There were closures too; the Gallery Upstairs in Henley-in-Arden, run by brother and sister Carey and Paul Moon, and previously owned by their parents, closed with a final exhibition in May and the beautiful building was put up for sale.

In Coventry, a group of artists calling themselves Through the Wall Projects, including another New Art West Midlands artist James Birkin, who paints great paintings of mostly derelict buildings, set up shop in one of Coventry’s fairly derelict areas in Bishop Street. Matthew Macaulay of Pluspace got involved to hold a couple more exhibitions there, but unfortunately the threat of business rates saw them having to move out.

The Lanchester Gallery Projects project ended at the building in The Hub after a varied and often challenging series of exhibitions but the university has continued to run it as a gallery, ending the year with a bright exhibition of paintings by John Devane including some influenced by American movies. The American influence was also strong in the closing exhibition of the year at the White Room in Leamington, in which Horace Panter – day job: bassist with the Specials – showed is growing catalogue of paintings.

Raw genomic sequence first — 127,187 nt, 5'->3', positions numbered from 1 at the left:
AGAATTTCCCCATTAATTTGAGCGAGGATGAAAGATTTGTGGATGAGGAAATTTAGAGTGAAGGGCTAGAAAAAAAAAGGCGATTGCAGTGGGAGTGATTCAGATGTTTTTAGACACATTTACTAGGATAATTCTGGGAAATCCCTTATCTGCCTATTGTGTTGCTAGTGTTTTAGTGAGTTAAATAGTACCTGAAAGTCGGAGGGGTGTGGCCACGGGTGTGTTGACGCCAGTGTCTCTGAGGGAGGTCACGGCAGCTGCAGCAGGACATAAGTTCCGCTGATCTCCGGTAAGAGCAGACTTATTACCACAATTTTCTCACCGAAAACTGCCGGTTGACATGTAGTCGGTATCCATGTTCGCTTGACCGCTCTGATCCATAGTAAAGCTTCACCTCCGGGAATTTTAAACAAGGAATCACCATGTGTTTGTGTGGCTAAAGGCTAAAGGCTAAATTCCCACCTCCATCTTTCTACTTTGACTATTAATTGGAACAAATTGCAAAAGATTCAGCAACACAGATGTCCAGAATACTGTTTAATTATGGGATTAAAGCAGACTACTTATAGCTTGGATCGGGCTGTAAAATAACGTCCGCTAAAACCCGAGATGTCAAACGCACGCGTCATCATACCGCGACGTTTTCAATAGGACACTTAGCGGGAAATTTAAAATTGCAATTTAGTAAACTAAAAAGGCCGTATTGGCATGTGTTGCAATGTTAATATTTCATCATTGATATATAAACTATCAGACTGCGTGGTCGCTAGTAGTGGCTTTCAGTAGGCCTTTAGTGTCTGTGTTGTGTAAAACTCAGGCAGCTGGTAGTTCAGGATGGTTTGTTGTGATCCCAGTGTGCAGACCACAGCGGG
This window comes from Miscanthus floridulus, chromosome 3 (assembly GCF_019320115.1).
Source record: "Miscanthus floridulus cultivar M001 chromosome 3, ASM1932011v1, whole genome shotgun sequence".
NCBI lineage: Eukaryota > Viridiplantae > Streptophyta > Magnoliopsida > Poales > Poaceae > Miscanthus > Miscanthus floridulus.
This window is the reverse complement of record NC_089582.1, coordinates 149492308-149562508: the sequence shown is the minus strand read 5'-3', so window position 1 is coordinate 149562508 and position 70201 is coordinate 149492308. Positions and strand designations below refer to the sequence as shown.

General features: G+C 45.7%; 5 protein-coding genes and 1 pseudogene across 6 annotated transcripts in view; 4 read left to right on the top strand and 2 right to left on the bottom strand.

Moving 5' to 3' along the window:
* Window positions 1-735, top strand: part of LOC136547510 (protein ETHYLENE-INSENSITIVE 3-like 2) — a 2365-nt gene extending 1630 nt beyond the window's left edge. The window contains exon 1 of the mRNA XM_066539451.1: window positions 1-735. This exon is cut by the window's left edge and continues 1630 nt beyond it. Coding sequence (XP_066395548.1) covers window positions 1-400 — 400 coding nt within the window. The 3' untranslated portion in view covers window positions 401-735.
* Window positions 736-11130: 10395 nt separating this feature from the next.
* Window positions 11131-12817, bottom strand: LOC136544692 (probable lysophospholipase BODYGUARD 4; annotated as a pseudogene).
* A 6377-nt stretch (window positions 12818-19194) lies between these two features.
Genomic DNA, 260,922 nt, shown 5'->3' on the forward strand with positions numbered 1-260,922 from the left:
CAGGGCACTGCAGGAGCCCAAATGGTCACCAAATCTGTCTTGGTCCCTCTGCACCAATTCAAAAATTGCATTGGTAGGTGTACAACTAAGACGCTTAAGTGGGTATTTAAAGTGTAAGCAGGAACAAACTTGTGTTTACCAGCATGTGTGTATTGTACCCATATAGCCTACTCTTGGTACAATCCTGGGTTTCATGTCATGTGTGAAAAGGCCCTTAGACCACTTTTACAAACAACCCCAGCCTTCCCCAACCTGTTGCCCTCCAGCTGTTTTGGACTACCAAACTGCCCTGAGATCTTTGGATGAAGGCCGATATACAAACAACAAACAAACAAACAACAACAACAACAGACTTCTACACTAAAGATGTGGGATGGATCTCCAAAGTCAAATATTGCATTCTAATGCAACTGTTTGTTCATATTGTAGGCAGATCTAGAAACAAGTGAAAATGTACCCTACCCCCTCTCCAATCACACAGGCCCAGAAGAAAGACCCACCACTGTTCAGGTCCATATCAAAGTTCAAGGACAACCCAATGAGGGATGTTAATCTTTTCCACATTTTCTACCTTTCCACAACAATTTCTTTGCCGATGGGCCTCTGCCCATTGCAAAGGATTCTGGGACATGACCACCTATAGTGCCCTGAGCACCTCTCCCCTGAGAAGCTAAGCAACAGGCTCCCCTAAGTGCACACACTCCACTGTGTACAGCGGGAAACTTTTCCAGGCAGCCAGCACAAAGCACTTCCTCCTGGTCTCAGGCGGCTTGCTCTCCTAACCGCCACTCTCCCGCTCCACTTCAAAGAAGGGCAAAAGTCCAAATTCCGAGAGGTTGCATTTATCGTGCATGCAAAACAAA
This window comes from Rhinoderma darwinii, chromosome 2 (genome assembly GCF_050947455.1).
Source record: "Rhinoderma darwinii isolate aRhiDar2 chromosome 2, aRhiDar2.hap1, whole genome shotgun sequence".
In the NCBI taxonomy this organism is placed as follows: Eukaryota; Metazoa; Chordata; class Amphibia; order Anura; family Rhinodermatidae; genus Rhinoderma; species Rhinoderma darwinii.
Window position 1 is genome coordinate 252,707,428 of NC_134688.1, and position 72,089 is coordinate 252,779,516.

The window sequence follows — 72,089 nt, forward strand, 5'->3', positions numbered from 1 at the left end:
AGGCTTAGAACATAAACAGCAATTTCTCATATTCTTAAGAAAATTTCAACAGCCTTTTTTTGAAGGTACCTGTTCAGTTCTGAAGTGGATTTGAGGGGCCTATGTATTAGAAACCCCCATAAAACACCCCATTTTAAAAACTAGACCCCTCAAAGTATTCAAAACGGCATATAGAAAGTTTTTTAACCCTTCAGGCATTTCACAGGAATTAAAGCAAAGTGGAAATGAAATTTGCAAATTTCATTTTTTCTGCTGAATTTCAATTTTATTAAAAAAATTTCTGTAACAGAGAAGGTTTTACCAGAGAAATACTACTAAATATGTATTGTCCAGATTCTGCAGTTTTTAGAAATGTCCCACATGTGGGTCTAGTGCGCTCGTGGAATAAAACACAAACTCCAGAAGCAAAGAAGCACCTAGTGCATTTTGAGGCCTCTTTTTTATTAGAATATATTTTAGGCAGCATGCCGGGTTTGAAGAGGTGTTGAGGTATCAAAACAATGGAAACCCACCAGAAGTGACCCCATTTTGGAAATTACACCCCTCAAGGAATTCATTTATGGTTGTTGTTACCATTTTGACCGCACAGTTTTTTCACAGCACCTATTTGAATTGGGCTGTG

So that’s it for 2014 – an interesting, if not stand out year. Here’s looking forward to more in 2015 – preview in the Coventry Telegraph, January 2.

Jeremy Deller exhibition at Mead focuses on industrial and musical past to raise valid questions

It’s been D-day in Coventry- Jeremy Deller day. All That is Solid Melts Into Air is the title of the touring exhibition he has curated which is now showing at the Mead Gallery at Warwick Arts Centre, at the University of Warwick in Coventry.
On the opening day Deller was in Coventry to take part in an In Conversation with Mead curator Sarah Shalgosky held at The Herbert in Coventry and then there was the exhibition opening party at the Mead. I caught up with Deller in the morning as the final touches were put to the exhibition – including fixing the jukebox which takes central position in one room.